2. Tigno-Aranjuez, J.T.; Lehmann, P.V.; Tary-Lehmann, M. Dissociated induction of cytotoxicity and dth by cfa and cpg. J. Immunother. 2009, 32, 389–398. [Google Scholar] [CrossRef] [PubMed]
  3. Goldrath, A.W.; Bogatzki, L.Y.; Bevan, M.J. Naive t cells transiently acquire a memory-like phenotype during homeostasis-driven proliferation. J. Exp. Med. 2000, 192, 557–564. [Google Scholar] [CrossRef] [PubMed]
  4. Hsieh, C.S.; Macatonia, S.E.; Tripp, C.S.; Wolf, S.F.; O’Garra, A.; Murphy, K.M. Development of th1 cd4+ t cells through il-12 produced by listeria-induced macrophages. Science 1993, 260, 547–549. [Google Scholar] [CrossRef] [PubMed]
  5. Macatonia, S.E.; Hosken, N.A.; Litton, M.; Vieira, P.; Hsieh, C.S.; Culpepper, J.A.; Wysocka, M.; Trinchieri, G.; Murphy, K.M.; O’Garra, A. Dendritic cells produce il-12 and direct the development of th1 cells from naive cd4+ t cells. J. Immunol. 1995, 154, 5071–5079. [Google Scholar] [PubMed]
  6. Seki, N.; Miyazaki, M.; Suzuki, W.; Hayashi, K.; Arima, K.; Myburgh, E.; Izuhara, K.; Brombacher, F.; Kubo, M. Il-4-induced gata-3 expression is a time-restricted instruction switch for th2 cell differentiation. J. Immunol. 2004, 172, 6158–6166. [Google Scholar] [CrossRef] [PubMed]
  7. Bettelli, E.; Carrier, Y.; Gao, W.; Korn, T.; Strom, T.B.; Oukka, M.; Weiner, H.L.; Kuchroo, V.K. Reciprocal developmental pathways for the generation of pathogenic effector th17 and regulatory t cells. Nature 2006, 441, 235–238. [Google Scholar] [CrossRef] [PubMed]
  8. Yip, H.C.; Karulin, A.Y.; Tary-Lehmann, M.; Hesse, M.D.; Radeke, H.; Heeger, P.S.; Trezza, R.P.; Heinzel, F.P.; Forsthuber, T.; Lehmann, P.V. Adjuvant-guided type-1 and type-2 immunity: Infectious/noninfectious dichotomy defines the class of response. J. Immunol. 1999, 162, 3942–3949. [Google Scholar] [PubMed]
  9. Szabo, S.J.; Kim, S.T.; Costa, G.L.; Zhang, X.; Fathman, C.G.; Glimcher, L.H. A novel transcription factor, t-bet, directs th1 lineage commitment. Cell 2000, 100, 655–669. [Google Scholar] [CrossRef]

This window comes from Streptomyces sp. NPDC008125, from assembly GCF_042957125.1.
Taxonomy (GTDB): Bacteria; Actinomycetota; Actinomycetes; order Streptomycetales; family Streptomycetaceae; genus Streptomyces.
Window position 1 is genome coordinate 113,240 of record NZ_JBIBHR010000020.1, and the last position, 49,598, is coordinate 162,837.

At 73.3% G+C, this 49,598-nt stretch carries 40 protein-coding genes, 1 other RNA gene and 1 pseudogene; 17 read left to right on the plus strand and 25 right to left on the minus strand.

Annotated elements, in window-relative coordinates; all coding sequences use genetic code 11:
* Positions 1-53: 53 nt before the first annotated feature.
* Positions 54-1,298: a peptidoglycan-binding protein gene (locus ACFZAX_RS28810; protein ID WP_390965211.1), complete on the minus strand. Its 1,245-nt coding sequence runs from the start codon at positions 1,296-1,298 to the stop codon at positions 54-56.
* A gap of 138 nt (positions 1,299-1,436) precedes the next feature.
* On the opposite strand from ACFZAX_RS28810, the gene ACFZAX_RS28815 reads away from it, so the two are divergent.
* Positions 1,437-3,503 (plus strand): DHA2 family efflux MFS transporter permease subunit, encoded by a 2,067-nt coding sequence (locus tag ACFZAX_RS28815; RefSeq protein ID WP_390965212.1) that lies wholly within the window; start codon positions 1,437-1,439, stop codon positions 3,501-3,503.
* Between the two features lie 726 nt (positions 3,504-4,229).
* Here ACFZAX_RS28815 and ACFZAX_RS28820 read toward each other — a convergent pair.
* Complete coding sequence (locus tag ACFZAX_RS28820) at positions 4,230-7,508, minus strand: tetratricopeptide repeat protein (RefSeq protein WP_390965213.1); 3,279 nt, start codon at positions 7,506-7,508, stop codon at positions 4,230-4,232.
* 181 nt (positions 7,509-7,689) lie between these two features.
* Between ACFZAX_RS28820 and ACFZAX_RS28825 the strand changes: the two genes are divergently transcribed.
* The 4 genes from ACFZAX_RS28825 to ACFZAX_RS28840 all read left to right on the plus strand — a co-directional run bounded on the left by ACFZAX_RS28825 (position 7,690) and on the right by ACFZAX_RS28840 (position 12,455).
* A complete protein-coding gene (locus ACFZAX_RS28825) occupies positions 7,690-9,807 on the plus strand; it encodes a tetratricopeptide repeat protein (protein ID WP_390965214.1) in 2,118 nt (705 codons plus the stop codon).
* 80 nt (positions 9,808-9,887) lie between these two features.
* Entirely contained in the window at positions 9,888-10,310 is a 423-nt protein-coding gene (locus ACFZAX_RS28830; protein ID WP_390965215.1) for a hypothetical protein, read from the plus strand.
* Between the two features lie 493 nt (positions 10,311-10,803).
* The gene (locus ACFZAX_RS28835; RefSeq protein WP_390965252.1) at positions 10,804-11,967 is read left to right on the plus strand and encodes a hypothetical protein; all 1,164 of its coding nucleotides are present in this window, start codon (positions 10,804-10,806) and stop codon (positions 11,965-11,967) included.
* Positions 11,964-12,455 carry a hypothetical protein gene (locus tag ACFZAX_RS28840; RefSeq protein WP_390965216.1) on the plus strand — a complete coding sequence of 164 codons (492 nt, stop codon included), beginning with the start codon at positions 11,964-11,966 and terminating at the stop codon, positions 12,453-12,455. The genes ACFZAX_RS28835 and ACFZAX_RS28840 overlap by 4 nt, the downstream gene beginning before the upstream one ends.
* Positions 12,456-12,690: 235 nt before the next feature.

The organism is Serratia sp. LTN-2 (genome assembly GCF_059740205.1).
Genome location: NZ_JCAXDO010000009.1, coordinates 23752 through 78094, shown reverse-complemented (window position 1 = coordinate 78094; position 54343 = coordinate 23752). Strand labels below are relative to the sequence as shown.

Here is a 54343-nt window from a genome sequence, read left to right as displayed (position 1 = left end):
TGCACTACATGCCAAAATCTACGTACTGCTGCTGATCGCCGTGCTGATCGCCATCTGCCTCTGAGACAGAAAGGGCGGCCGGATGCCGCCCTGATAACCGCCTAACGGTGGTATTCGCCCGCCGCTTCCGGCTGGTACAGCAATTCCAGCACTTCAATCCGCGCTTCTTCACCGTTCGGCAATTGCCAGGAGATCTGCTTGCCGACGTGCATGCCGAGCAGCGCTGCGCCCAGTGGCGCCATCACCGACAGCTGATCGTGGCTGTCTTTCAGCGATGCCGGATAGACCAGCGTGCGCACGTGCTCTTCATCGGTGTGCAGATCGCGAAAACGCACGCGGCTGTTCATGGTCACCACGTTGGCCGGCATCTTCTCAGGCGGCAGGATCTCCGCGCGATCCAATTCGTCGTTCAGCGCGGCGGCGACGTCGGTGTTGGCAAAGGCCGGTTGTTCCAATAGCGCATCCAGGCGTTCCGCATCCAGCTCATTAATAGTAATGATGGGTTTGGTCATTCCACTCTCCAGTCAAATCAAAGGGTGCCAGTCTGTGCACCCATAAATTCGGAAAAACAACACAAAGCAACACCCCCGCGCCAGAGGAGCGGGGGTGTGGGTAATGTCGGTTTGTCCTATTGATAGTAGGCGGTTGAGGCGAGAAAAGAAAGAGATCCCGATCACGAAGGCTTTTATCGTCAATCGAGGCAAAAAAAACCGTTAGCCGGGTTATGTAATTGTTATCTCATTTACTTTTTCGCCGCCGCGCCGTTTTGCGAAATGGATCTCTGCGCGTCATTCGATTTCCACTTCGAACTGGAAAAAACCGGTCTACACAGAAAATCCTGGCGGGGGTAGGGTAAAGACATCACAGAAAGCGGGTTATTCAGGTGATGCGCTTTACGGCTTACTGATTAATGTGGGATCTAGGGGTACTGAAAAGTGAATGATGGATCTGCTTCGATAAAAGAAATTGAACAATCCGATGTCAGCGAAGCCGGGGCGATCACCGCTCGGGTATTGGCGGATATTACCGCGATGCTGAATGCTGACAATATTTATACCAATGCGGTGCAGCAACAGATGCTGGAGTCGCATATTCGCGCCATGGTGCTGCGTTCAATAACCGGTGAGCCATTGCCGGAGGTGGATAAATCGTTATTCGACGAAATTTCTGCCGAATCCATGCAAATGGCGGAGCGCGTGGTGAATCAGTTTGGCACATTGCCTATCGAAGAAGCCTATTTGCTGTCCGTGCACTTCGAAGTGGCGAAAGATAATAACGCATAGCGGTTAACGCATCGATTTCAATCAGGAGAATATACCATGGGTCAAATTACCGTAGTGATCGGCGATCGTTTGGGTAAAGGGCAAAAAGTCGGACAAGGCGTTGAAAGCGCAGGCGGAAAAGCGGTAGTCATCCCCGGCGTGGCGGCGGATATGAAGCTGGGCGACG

10. Karulin, A.Y.; Hesse, M.D.; Tary-Lehmann, M.; Lehmann, P.V. Single-cytokine-producing cd4 memory cells predominate in type 1 and type 2 immunity. J. Immunol. 2000, 164, 1862–1872. [Google Scholar] [CrossRef] [PubMed]
  11. Kuerten, S.; Rottlaender, A.; Rodi, M.; Velasco, V.B., Jr.; Schroeter, M.; Kaiser, C.; Addicks, K.; Tary-Lehmann, M.; Lehmann, P.V. The clinical course of eae is reflected by the dynamics of the neuroantigen-specific t cell compartment in the blood. Clin. Immunol. 2010, 137, 422–432. [Google Scholar] [CrossRef] [PubMed]
  12. Mosmann, T.R.; Coffman, R.L. Th1 and th2 cells: Different patterns of lymphokine secretion lead to different functional properties. Annu. Rev. Immunol. 1989, 7, 145–173. [Google Scholar] [CrossRef] [PubMed]
  13. Forsthuber, T.; Yip, H.C.; Lehmann, P.V. Induction of th1 and th2 immunity in neonatal mice. Science 1996, 271, 1728–1730. [Google Scholar] [CrossRef] [PubMed]
  14. Chiappini, E.; Della Bella, C.; Bonsignori, F.; Sollai, S.; Amedei, A.; Galli, L.; Niccolai, E.; Del Prete, G.; Singh, M.; D’Elios, M.M.; et al. Potential role of m. Tuberculosis specific ifn-gamma and il-2 elispot assays in discriminating children with active or latent tuberculosis. PLoS ONE 2012, 7, e46041. [Google Scholar] [CrossRef] [PubMed]
  15. Mackay, C.R.; Marston, W.L.; Dudler, L. Naive and memory t cells show distinct pathways of lymphocyte recirculation. J. Exp. Med. 1990, 171, 801–817. [Google Scholar] [CrossRef] [PubMed]